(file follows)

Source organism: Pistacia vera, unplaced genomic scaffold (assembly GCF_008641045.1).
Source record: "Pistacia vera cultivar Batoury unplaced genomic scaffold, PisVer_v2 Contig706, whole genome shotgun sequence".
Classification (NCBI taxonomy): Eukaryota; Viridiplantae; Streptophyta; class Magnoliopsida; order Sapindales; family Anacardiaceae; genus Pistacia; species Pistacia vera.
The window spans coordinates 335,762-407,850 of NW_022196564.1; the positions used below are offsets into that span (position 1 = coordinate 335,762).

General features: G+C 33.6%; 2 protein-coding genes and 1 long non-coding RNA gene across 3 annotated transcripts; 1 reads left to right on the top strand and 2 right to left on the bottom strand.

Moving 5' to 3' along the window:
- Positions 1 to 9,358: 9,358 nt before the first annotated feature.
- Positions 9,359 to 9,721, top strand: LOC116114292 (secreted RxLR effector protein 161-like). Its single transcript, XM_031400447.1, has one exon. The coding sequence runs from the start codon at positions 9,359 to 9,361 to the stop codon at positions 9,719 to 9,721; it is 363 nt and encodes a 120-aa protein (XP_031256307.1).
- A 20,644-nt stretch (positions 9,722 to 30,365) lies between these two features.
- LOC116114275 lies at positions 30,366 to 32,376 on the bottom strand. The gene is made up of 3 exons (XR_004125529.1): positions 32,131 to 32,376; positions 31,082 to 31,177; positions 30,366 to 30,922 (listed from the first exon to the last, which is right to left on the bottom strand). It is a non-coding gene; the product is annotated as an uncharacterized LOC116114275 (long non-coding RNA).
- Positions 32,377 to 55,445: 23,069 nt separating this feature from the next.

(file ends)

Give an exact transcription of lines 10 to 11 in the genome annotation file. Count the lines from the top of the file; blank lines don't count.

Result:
- LOC116114275 lies at positions 30,366 to 32,376 on the bottom strand. The gene is made up of 3 exons (XR_004125529.1): positions 32,131 to 32,376; positions 31,082 to 31,177; positions 30,366 to 30,922 (listed from the first exon to the last, which is right to left on the bottom strand). It is a non-coding gene; the product is annotated as an uncharacterized LOC116114275 (long non-coding RNA).
- Positions 32,377 to 55,445: 23,069 nt separating this feature from the next.